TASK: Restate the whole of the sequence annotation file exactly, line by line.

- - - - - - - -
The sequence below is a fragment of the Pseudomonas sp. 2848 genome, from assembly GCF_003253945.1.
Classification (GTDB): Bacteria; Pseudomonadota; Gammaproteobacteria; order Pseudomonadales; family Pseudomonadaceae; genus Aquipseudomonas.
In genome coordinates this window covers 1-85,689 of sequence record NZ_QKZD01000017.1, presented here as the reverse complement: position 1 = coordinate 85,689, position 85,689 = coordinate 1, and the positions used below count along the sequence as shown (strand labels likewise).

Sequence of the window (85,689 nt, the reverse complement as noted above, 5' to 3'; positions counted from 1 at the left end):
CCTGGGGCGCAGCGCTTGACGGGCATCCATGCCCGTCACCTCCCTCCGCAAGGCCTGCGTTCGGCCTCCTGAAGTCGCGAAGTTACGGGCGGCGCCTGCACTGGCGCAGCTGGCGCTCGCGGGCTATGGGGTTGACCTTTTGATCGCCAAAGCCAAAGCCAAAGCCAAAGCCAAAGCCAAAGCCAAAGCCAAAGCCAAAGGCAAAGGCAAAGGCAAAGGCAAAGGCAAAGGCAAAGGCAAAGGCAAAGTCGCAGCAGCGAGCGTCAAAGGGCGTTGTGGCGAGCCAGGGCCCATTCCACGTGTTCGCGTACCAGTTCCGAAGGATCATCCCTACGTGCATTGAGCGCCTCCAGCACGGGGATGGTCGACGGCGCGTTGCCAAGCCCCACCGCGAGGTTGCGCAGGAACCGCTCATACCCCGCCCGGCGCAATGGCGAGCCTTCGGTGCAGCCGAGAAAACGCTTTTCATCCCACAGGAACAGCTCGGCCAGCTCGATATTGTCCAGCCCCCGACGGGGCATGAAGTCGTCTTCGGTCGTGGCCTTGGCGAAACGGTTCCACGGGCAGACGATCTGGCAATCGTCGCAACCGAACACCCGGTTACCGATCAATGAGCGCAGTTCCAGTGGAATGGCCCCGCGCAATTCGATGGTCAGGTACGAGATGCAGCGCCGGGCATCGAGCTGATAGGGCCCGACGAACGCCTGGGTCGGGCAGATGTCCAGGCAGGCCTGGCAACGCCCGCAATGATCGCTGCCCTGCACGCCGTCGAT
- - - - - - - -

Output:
The sequence below is a fragment of the Pseudomonas sp. 2848 genome, from assembly GCF_003253945.1.
Classification (GTDB): Bacteria; Pseudomonadota; Gammaproteobacteria; order Pseudomonadales; family Pseudomonadaceae; genus Aquipseudomonas.
In genome coordinates this window covers 1-85,689 of sequence record NZ_QKZD01000017.1, presented here as the reverse complement: position 1 = coordinate 85,689, position 85,689 = coordinate 1, and the positions used below count along the sequence as shown (strand labels likewise).

Sequence of the window (85,689 nt, the reverse complement as noted above, 5' to 3'; positions counted from 1 at the left end):
CCTGGGGCGCAGCGCTTGACGGGCATCCATGCCCGTCACCTCCCTCCGCAAGGCCTGCGTTCGGCCTCCTGAAGTCGCGAAGTTACGGGCGGCGCCTGCACTGGCGCAGCTGGCGCTCGCGGGCTATGGGGTTGACCTTTTGATCGCCAAAGCCAAAGCCAAAGCCAAAGCCAAAGCCAAAGCCAAAGCCAAAGCCAAAGGCAAAGGCAAAGGCAAAGGCAAAGGCAAAGGCAAAGGCAAAGGCAAAGTCGCAGCAGCGAGCGTCAAAGGGCGTTGTGGCGAGCCAGGGCCCATTCCACGTGTTCGCGTACCAGTTCCGAAGGATCATCCCTACGTGCATTGAGCGCCTCCAGCACGGGGATGGTCGACGGCGCGTTGCCAAGCCCCACCGCGAGGTTGCGCAGGAACCGCTCATACCCCGCCCGGCGCAATGGCGAGCCTTCGGTGCAGCCGAGAAAACGCTTTTCATCCCACAGGAACAGCTCGGCCAGCTCGATATTGTCCAGCCCCCGACGGGGCATGAAGTCGTCTTCGGTCGTGGCCTTGGCGAAACGGTTCCACGGGCAGACGATCTGGCAATCGTCGCAACCGAACACCCGGTTACCGATCAATGAGCGCAGTTCCAGTGGAATGGCCCCGCGCAATTCGATGGTCAGGTACGAGATGCAGCGCCGGGCATCGAGCTGATAGGGCCCGACGAACGCCTGGGTCGGGCAGATGTCCAGGCAGGCCTGGCAACGCCCGCAATGATCGCTGCCCTGCACGCCGTCGAT